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Mark Bruhn
Information Technology Office

Christine Y. Fitzpatrick
Information Technology Office

Last modified: Thursday, September 19, 2002

McRobbie comments on "National Strategy to Secure Cyberspace"

Michael A. McRobbie, Indiana University Vice President for Information Technology and Chief Information Officer, attended an event at Stanford University on Wednesday (Sept. 18) at which a draft plan for the National Strategy to Secure Cyberspace was presented. Richard Clarke, special adviser to President Bush for cyberspace security, made the announcement of the strategy, which is designed to empower Americans to secure their portion of cyberspace.

"The draft strategy issued by the White House doesn't mandate changes required to improve information technology security, but it does go far toward stating the problems and presenting possible solutions," McRobbie said. "Over the past couple of years -- certainly pre-9/11 -- the higher education community had already been working to better understand security problems on our own campuses, and there are some excellent examples of solutions to which the government and private sectors should pay close attention," he said.

McRobbie and Mark Bruhn, IU's chief information technology policy and security officer, met with and made recommendations to staff of the White House Critical Infrastructure Assurance Office. The strategy announced Wednesday points to Indiana University as noteworthy for the formal authority granted to the central security office to take steps necessary to improve and maintain the security of the university's technical infrastructure, Bruhn said.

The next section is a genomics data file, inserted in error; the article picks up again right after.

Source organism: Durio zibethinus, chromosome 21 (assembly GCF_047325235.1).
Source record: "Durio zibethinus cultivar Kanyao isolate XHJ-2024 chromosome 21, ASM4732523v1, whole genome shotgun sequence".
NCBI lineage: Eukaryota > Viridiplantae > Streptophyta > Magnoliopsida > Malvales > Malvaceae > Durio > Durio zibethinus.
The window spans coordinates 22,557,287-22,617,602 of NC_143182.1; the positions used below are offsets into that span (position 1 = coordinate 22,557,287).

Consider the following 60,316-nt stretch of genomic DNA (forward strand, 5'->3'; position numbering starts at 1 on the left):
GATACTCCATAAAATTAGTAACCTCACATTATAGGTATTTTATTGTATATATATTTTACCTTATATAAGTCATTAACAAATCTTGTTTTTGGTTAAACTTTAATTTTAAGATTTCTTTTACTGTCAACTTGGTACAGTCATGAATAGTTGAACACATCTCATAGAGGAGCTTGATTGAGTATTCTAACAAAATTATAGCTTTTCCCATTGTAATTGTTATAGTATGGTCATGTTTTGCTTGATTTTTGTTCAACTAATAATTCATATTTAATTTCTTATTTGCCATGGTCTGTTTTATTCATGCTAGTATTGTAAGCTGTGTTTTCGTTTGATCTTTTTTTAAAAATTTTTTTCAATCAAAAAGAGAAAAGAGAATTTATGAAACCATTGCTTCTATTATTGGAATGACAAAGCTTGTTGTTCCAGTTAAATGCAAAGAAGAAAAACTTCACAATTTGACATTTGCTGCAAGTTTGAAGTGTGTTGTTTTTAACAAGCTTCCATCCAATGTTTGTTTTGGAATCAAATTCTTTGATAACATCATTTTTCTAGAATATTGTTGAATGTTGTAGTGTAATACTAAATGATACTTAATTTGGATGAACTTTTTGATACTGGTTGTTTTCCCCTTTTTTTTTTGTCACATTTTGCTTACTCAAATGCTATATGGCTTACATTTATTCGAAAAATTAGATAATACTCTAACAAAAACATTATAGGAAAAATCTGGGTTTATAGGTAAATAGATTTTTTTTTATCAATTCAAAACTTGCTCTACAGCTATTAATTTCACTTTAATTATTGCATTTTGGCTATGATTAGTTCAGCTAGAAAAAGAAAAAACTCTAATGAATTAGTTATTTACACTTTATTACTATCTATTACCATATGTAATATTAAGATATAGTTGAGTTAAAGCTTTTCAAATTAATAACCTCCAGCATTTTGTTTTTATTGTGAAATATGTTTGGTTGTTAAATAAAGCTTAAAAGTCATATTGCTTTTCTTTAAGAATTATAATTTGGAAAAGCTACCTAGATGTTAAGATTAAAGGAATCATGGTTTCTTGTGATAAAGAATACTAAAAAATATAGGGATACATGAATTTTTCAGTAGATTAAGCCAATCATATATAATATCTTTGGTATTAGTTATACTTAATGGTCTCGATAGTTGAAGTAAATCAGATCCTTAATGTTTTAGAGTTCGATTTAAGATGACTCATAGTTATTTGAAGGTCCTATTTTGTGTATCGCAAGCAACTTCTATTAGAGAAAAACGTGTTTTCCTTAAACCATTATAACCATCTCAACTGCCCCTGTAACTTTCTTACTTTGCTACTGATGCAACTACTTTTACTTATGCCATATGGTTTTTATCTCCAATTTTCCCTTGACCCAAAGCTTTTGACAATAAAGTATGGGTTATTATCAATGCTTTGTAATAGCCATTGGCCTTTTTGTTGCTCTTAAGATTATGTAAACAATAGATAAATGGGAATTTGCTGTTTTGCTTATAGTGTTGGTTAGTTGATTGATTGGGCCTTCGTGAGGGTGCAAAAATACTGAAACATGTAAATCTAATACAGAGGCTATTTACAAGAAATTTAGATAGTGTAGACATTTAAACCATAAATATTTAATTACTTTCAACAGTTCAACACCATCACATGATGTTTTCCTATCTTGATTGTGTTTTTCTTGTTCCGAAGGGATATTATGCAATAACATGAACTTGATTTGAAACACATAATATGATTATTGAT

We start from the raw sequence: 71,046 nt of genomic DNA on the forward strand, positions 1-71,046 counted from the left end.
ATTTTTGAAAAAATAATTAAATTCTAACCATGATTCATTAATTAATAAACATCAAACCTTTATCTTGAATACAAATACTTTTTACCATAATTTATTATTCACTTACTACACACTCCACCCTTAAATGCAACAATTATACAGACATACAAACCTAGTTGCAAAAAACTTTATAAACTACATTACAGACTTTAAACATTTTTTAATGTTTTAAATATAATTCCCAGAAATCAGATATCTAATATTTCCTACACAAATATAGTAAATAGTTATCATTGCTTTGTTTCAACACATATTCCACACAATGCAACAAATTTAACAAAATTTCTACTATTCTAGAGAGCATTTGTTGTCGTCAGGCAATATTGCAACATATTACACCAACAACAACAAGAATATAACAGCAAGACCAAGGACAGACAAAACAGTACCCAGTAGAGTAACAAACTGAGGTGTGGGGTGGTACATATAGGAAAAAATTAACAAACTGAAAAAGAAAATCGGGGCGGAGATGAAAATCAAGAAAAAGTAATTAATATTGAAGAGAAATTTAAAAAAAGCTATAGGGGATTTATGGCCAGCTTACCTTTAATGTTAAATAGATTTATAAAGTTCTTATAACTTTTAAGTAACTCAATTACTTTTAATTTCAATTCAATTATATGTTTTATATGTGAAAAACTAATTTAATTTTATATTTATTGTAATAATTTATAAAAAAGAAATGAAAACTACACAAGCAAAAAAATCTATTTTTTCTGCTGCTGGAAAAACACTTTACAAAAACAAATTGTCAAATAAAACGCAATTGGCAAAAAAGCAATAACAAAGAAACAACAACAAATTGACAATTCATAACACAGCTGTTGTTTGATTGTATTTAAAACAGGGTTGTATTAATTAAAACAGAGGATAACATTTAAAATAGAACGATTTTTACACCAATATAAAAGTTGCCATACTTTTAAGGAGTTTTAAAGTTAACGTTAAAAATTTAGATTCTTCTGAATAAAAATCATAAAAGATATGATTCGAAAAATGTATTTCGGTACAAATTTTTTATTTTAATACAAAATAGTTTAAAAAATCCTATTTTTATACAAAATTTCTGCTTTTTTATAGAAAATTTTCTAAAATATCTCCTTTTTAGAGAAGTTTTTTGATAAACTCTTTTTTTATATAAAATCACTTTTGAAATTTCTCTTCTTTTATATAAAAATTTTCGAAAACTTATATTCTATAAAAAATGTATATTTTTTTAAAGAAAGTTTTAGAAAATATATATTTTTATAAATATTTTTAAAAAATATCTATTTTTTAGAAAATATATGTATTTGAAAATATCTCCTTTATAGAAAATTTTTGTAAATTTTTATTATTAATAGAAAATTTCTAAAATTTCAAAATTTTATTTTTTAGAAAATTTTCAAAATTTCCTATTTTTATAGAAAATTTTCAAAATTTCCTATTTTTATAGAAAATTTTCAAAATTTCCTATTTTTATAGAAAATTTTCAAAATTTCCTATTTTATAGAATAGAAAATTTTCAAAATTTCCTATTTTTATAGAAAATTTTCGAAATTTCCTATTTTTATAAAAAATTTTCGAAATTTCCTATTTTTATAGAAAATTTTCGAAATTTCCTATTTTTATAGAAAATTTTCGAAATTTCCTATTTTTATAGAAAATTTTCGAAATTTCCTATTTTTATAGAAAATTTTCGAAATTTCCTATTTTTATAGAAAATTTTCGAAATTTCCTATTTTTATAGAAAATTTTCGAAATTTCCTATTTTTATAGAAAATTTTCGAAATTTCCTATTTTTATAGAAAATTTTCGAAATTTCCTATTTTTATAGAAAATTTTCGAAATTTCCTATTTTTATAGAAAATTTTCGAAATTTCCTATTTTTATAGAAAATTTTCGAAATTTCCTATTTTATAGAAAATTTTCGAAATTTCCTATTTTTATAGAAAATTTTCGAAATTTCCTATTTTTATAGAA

McRobbie and Bruhn have made presentations at various national and international forums on the state of security on the Internet and in higher education, and how higher education should be involved in improving security. Bruhn is a member of the executive committee of the EDUCAUSE/Internet2 Computer and Network Security Task Force, which works with security experts and partner associations to identify actions and projects to address systems security problems in higher education. That task force coordinated contributions by higher education to development of the national strategy.

"It's silly that many universities and colleges are struggling independently to secure their campuses," Bruhn said. "Indiana University has excellent experience and expertise in this area, as do many other universities and colleges. What we learn and do in the area of security should be shared with peers, but it also should benefit private industry and government."